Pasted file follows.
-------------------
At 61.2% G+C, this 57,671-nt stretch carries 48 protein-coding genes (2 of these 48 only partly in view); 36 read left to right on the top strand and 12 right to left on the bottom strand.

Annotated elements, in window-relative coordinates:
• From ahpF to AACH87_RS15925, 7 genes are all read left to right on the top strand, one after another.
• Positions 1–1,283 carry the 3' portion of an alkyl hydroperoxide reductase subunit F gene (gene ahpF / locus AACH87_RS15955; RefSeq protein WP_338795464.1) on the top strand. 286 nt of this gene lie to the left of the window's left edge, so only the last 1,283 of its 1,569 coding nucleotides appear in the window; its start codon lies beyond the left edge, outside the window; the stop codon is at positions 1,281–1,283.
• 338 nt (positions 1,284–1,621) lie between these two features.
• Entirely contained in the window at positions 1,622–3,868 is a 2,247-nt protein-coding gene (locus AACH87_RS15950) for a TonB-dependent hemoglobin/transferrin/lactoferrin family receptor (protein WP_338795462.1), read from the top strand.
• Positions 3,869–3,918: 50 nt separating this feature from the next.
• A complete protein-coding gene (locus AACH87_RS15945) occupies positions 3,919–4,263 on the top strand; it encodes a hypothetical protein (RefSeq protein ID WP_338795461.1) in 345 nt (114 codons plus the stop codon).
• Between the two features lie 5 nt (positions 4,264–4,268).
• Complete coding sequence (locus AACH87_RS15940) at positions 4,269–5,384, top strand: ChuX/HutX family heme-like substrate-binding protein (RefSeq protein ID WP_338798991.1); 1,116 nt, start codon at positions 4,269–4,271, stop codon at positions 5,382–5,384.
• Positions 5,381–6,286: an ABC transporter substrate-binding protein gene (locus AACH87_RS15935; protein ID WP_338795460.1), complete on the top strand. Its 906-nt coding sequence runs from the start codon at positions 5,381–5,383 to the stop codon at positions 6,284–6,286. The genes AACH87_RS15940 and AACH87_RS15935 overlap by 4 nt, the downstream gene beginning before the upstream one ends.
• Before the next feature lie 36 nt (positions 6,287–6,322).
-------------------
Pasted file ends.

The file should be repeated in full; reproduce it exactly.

At 61.2% G+C, this 57,671-nt stretch carries 48 protein-coding genes (2 of these 48 only partly in view); 36 read left to right on the top strand and 12 right to left on the bottom strand.

Annotated elements, in window-relative coordinates:
• From ahpF to AACH87_RS15925, 7 genes are all read left to right on the top strand, one after another.
• Positions 1–1,283 carry the 3' portion of an alkyl hydroperoxide reductase subunit F gene (gene ahpF / locus AACH87_RS15955; RefSeq protein WP_338795464.1) on the top strand. 286 nt of this gene lie to the left of the window's left edge, so only the last 1,283 of its 1,569 coding nucleotides appear in the window; its start codon lies beyond the left edge, outside the window; the stop codon is at positions 1,281–1,283.
• 338 nt (positions 1,284–1,621) lie between these two features.
• Entirely contained in the window at positions 1,622–3,868 is a 2,247-nt protein-coding gene (locus AACH87_RS15950) for a TonB-dependent hemoglobin/transferrin/lactoferrin family receptor (protein WP_338795462.1), read from the top strand.
• Positions 3,869–3,918: 50 nt separating this feature from the next.
• A complete protein-coding gene (locus AACH87_RS15945) occupies positions 3,919–4,263 on the top strand; it encodes a hypothetical protein (RefSeq protein ID WP_338795461.1) in 345 nt (114 codons plus the stop codon).
• Between the two features lie 5 nt (positions 4,264–4,268).
• Complete coding sequence (locus AACH87_RS15940) at positions 4,269–5,384, top strand: ChuX/HutX family heme-like substrate-binding protein (RefSeq protein ID WP_338798991.1); 1,116 nt, start codon at positions 4,269–4,271, stop codon at positions 5,382–5,384.
• Positions 5,381–6,286: an ABC transporter substrate-binding protein gene (locus AACH87_RS15935; protein ID WP_338795460.1), complete on the top strand. Its 906-nt coding sequence runs from the start codon at positions 5,381–5,383 to the stop codon at positions 6,284–6,286. The genes AACH87_RS15940 and AACH87_RS15935 overlap by 4 nt, the downstream gene beginning before the upstream one ends.
• Before the next feature lie 36 nt (positions 6,287–6,322).